(David at Ta Keo Temple)

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(Amy at Bayon)

The entire course was paved with beautiful kids, laughing, smiling, and holding out their hands waiting for the joggers to touch them as they ran by! I couldn’t help but smile and cheer right along with the bystanders!

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(Banteay Srei)

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I am also proud to say that I finished the race….and ran the entire way! Which is no small feat considering the fact that I hadn’t been training. I am sheepishly admitting that the longest run I had completed prior to the race was 3kms (and always with Chico – so I had to stop for the little guy to do his thing on every tree). Not exactly an aerobic workout.

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(Beautiful children of Cambodia)

(Banteay Kdei)

But something happens during those organized races. I get caught up in the moment, swept up in the energy of the crowd, and carry on as if I am some super athlete who has been training all the while. Surprisingly, I felt great all along the way. And aside from some seriously aching muscles, I remained injury-free.

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(Reflections 2)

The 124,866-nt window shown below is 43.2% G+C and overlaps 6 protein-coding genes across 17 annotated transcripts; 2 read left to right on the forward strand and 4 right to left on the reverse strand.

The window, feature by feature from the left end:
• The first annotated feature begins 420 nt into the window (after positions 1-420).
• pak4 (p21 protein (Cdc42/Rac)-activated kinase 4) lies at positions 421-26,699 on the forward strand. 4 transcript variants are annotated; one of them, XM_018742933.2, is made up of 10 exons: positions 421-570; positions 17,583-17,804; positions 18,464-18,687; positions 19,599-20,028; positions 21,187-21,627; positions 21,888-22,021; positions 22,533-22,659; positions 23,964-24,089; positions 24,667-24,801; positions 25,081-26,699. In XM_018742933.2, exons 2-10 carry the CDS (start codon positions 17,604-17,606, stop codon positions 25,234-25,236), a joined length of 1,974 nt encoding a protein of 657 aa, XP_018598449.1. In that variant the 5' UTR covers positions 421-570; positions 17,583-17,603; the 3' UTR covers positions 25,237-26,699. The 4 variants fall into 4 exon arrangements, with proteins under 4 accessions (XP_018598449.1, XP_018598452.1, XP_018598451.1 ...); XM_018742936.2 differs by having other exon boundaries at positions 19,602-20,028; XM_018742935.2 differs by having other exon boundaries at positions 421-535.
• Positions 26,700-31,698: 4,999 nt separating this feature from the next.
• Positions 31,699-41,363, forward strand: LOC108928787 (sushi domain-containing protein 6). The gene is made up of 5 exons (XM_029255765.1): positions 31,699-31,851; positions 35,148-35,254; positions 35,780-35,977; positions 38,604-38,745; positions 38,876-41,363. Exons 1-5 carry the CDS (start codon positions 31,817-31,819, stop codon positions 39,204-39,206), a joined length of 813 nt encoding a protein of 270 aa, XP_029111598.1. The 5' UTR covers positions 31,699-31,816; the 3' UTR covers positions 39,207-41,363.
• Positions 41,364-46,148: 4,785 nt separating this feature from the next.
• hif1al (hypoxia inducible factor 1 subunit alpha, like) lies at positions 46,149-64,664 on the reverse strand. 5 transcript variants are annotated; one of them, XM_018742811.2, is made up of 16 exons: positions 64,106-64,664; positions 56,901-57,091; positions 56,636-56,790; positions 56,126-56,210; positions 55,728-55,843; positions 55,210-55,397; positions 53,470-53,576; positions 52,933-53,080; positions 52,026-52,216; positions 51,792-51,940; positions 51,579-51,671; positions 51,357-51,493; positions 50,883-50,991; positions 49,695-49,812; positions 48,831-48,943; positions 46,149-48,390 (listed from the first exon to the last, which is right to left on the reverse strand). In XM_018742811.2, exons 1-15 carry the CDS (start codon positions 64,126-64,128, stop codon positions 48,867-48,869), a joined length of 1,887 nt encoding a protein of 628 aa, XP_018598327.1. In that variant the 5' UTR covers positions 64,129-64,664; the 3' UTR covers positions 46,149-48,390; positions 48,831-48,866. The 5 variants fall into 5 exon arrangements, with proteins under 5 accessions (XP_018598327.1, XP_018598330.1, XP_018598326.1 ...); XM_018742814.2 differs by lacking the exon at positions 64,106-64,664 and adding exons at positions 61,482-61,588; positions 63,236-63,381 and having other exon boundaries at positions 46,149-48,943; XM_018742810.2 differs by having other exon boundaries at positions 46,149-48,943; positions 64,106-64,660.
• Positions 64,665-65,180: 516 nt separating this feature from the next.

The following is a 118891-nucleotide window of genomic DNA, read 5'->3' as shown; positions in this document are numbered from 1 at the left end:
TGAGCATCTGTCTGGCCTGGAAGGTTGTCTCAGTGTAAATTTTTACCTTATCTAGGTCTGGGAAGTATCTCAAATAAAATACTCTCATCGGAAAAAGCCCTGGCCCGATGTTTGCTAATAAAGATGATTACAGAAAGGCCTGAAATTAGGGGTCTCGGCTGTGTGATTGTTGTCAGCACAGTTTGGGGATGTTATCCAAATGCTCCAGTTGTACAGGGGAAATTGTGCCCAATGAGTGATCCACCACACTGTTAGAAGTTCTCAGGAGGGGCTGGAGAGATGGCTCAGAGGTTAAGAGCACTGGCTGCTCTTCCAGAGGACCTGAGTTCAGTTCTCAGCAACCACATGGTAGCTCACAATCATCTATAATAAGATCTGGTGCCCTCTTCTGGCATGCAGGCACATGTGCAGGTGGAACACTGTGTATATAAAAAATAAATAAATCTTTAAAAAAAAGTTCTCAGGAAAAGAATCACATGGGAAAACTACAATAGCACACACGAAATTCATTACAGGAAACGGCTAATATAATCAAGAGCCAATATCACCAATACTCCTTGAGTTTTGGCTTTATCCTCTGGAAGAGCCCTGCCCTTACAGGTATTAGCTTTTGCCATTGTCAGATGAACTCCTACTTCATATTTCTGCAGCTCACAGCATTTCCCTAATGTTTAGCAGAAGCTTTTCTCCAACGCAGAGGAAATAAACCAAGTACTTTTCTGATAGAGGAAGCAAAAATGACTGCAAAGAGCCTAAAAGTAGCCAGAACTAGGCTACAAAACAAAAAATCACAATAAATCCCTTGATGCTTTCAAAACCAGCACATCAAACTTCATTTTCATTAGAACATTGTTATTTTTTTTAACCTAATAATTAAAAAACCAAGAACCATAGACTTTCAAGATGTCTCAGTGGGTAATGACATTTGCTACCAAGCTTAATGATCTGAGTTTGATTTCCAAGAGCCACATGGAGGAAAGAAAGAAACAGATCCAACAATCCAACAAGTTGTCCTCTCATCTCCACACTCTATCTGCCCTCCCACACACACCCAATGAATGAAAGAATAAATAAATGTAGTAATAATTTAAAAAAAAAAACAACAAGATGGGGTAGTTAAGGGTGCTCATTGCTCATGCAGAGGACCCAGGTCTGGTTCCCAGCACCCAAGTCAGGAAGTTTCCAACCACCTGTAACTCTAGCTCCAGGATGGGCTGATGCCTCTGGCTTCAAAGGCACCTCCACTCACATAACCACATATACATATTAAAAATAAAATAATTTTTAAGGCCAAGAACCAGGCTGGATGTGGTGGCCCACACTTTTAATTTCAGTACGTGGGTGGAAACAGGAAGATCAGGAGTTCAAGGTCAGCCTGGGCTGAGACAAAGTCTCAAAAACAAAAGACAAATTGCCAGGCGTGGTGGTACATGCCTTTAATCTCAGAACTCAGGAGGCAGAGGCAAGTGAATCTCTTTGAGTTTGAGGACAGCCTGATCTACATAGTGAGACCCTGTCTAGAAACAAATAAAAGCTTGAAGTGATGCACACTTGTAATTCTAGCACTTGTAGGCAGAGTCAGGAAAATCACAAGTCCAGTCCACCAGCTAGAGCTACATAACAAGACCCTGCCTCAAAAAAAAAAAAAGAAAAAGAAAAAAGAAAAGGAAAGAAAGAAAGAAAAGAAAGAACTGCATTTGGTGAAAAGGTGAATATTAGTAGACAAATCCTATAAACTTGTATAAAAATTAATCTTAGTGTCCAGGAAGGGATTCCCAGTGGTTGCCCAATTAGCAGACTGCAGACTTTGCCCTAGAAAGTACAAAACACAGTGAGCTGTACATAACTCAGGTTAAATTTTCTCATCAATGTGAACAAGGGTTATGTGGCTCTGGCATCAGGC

The day after returning from Cambodia, I flew to Vinh City in the heart of Nghe An province to conduct data quality assessments. I truly love being in the field.

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And it’s a special time to bond with Ministry officials and workers who are on the ground doing their part to fight HIV/AIDS. I’m often overwhelmed by the Vietnamese’s kindness, generosity, and hospitality in the field – always going above and beyond their call of duty and insisting that we have dinner and drinks in the evening. Food, beer and rice wine are free flowing….and the mood is always good spirited. I need to get out to the field more often!

(Banteay Srei)


David and I are gearing up for our next adventure in India, where we plan to celebrate the holidays. Looking forward to ringing in the New Year in Kerala!

(Finish Line – after running 21 kms!)

Happy Holidays to all…and wishing each of you a happy, healthy New Year.

(Kate and Amy)

Old Quarter
(Streets of Old Quarter)

Good-bye Hazel!
(Friends in Hanoi)

Much love,

Official Half-Marathon Picks:

Amy1_Angkor Wat
(Amy @ Finish Line)

(Amy & David @ 18 kms)

(Crossing the finish line)

Amy 4